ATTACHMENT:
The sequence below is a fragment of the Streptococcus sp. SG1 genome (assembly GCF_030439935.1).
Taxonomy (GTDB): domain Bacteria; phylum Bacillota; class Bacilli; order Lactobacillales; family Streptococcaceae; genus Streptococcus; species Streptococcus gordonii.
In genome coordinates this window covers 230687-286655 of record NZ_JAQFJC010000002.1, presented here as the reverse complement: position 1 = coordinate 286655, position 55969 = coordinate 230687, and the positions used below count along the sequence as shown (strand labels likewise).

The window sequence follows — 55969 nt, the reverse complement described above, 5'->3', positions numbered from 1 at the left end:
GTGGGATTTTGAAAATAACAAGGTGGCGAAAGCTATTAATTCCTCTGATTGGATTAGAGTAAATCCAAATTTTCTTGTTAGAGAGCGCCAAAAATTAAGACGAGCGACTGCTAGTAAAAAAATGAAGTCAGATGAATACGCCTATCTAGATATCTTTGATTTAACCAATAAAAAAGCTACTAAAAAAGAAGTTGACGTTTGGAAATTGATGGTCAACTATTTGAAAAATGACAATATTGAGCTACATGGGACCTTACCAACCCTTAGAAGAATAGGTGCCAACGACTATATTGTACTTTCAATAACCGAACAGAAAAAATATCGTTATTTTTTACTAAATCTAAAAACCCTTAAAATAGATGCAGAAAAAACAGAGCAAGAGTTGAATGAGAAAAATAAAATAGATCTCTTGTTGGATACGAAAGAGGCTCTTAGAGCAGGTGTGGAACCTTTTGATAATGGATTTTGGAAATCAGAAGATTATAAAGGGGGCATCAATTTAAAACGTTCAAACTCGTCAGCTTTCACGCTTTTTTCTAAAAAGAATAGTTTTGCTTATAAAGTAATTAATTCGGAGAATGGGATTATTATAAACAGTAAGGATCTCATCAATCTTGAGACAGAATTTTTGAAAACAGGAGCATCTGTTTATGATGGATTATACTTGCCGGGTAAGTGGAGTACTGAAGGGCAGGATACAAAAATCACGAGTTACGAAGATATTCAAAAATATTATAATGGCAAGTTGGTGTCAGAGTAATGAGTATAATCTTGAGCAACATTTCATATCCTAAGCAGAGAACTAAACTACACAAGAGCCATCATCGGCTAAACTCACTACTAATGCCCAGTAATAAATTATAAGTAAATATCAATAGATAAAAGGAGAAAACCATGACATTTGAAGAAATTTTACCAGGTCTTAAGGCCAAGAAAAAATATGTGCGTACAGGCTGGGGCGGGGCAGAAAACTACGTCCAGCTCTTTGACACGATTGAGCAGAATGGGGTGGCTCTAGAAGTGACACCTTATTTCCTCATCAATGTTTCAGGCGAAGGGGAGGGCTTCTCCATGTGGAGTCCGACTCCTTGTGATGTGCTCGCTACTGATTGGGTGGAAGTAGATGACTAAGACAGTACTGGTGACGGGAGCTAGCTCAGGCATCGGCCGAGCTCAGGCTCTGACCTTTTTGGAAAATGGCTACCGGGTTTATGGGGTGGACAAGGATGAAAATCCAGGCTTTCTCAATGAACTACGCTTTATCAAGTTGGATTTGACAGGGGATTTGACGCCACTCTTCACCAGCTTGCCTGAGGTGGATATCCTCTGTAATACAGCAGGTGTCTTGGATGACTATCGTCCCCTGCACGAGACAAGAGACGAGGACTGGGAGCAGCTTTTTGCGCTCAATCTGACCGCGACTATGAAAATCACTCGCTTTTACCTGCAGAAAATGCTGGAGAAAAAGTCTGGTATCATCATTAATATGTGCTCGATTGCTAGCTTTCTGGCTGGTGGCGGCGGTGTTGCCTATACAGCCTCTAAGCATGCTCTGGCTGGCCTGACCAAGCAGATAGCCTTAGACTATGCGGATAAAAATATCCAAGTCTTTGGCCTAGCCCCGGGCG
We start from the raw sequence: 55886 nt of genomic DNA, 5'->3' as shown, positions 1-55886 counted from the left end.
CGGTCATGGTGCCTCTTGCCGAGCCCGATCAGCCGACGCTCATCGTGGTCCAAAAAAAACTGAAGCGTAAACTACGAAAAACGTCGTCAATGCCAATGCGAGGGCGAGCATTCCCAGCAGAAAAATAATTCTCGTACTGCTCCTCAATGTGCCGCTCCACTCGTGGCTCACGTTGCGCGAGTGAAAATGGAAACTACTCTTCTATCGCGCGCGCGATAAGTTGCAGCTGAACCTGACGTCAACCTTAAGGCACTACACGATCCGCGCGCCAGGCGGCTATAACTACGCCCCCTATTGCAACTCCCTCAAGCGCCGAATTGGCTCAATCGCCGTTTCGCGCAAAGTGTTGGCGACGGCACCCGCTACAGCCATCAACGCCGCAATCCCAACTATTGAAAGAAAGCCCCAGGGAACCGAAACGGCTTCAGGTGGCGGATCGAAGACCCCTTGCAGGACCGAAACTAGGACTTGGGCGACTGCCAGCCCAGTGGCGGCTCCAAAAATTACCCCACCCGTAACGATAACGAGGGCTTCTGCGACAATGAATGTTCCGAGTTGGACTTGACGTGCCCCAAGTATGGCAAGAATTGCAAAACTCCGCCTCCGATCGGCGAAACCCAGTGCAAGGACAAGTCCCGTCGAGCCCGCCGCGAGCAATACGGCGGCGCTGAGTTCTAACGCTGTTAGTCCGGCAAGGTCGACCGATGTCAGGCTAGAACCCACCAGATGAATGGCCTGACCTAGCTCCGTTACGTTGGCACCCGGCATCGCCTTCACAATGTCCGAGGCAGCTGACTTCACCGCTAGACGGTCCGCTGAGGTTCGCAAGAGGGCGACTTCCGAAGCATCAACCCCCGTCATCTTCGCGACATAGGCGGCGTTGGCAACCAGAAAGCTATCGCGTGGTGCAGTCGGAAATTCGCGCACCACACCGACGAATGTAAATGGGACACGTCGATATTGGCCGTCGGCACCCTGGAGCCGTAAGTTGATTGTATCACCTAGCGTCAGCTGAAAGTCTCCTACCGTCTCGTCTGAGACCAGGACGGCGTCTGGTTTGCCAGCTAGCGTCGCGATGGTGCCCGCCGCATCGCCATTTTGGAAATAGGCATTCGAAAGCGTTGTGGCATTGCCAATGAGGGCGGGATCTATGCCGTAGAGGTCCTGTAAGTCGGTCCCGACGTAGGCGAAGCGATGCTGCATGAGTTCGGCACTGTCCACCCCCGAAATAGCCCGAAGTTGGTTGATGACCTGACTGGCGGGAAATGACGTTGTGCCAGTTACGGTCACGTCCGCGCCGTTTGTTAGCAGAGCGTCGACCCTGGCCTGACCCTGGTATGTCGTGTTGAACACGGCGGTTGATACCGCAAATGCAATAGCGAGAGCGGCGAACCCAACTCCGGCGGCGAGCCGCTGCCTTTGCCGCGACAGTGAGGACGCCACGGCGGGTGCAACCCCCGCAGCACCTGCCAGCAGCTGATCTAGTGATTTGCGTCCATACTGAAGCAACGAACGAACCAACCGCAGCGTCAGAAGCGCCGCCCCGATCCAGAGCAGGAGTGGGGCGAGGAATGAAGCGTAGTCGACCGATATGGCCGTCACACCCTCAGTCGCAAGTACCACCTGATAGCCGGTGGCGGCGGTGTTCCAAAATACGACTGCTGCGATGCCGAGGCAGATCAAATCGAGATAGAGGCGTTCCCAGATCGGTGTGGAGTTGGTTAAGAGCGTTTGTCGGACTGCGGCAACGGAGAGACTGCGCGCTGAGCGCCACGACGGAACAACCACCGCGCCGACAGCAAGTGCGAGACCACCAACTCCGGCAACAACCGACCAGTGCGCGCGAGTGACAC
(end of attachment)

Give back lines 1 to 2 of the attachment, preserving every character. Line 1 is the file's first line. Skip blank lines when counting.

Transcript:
The sequence below is a fragment of the Streptococcus sp. SG1 genome (assembly GCF_030439935.1).
Taxonomy (GTDB): domain Bacteria; phylum Bacillota; class Bacilli; order Lactobacillales; family Streptococcaceae; genus Streptococcus; species Streptococcus gordonii.